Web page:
Jennifer would have directly benefited from passage of the Dream Act, which was blocked in the U.S. Senate last Saturday. The legislation would have allowed undocumented students—1.9 million by one estimate—who graduated from high school or earned a GED to gain conditional lawful permanent residence, provided they had lived in the U.S. before the age of 16 and had been present in the country for more than five years. Once students either achieved two years toward a bachelor’s degree or served two years in the armed services, the conditional portion of the status would be removed, allowing them to apply for full citizenship in the country they call home.

The House had already passed the measure, and many were hopeful that the Senate would do the same. After all, since the first version of the legislation was introduced as a bipartisan effort nine years ago, the Dream Act has gained massive support from factions as varied as community groups, universities, business interests and even the Department of Homeland Security. Many have blamed a small group of Democrats who voted against the bill in the lame-duck session. Some students who would be most affected by the legislation claim that powerful lobbyists, in addition to important politicians, worked against their interests.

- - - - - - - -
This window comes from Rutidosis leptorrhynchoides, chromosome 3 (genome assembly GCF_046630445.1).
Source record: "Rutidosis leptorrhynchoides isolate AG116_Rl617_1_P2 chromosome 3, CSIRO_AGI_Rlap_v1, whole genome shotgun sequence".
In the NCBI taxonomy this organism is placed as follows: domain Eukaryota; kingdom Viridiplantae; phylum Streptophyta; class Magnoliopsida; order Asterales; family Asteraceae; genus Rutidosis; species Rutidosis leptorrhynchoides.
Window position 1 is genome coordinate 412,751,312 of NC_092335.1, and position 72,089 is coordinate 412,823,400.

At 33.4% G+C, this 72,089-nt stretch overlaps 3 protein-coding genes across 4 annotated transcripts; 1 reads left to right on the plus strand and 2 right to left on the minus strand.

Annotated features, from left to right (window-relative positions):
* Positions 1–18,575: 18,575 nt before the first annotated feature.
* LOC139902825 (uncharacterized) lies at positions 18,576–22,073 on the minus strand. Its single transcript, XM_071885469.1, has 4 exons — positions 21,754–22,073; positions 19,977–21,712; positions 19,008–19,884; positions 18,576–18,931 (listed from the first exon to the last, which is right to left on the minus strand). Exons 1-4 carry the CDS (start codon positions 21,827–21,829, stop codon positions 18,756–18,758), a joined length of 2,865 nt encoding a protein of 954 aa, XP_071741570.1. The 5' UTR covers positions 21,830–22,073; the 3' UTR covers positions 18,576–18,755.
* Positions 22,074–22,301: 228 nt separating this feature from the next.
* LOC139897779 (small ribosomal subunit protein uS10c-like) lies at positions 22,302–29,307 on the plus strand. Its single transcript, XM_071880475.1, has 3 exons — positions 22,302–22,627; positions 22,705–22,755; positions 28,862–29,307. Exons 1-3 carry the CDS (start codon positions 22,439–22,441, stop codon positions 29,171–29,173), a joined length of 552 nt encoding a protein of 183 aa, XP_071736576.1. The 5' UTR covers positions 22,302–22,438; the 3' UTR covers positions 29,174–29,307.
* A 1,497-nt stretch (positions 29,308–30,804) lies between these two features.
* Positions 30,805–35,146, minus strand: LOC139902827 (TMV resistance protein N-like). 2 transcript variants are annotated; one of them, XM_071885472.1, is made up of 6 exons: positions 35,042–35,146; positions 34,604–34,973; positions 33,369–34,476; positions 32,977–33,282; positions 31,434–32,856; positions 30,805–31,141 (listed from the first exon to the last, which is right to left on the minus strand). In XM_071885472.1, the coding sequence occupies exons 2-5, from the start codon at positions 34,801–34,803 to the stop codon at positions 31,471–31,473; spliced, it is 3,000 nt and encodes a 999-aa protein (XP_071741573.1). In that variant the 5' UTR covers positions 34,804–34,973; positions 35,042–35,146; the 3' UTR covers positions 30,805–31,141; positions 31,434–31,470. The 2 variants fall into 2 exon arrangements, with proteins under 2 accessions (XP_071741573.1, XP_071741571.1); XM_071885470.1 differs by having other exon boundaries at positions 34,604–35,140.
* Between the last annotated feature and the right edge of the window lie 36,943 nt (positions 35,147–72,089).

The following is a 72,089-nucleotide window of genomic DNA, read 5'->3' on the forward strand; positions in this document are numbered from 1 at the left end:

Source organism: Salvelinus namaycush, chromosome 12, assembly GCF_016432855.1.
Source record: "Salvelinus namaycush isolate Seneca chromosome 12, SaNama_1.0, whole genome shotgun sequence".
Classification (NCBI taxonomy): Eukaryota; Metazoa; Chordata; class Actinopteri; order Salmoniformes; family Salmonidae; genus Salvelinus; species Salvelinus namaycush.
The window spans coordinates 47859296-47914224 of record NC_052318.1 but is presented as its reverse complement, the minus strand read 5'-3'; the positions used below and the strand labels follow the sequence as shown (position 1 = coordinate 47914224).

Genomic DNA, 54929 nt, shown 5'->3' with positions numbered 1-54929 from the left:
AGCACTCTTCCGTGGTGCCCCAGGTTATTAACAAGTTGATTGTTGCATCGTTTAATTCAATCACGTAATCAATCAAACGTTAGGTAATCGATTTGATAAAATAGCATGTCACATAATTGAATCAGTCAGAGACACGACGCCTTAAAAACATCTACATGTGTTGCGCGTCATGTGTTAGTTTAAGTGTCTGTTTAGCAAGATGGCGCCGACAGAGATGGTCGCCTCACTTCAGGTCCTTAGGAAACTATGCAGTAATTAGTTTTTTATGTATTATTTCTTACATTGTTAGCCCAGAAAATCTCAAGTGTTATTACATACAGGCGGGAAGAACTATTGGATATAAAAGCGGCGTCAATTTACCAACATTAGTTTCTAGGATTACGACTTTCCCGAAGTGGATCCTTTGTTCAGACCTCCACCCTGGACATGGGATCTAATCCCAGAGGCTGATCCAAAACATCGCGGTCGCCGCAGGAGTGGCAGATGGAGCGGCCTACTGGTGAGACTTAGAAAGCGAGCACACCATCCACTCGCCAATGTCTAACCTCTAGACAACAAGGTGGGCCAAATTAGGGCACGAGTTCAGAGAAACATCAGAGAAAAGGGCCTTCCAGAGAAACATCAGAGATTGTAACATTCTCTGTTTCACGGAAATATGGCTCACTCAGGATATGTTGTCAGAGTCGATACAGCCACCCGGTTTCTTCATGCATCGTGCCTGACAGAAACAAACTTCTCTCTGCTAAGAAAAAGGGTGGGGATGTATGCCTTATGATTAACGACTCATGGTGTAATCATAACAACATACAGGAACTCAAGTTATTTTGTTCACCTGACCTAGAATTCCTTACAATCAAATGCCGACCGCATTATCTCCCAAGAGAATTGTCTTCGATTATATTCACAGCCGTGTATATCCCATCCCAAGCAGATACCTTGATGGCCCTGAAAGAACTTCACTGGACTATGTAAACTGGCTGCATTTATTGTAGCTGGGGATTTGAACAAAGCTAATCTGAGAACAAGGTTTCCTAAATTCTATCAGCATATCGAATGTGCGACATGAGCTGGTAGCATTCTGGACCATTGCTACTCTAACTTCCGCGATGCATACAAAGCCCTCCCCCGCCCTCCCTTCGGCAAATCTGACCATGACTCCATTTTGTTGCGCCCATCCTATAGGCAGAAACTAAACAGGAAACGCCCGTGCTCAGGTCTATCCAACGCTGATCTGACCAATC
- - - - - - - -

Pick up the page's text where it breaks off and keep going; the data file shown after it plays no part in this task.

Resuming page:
Square, Site wide
Mohammad Abdollahi, who co-founded, says that by last February, Washington insiders were privately conceding that comprehensive immigration reform would not pass this year. Knowing that a larger, all-encompassing bill would not proceed, Abdollahi and other undocumented students began to work toward reviving the Dream Act. They felt strongly that, with the proper support, they could get the legislation passed and signed this year. But Dreamers, as this group of students call themselves, say they were discouraged from working for reform. In a video posted on YouTube, Rep. Luis Gutierrez, D-Ill., patronized a group of Dreamers camped out in front of Sen. John McCain’s offices in July demanding that the Arizona Republican move forward on the act. Gutierrez is heard telling the Dreamers that the entire Hispanic Congressional Caucus “disagree[s] with you in your analysis of the present moment.” Despite Gutierrez’s scolding, the Dreamers knew the bill had broad support and they worked to get it to the floor for a vote.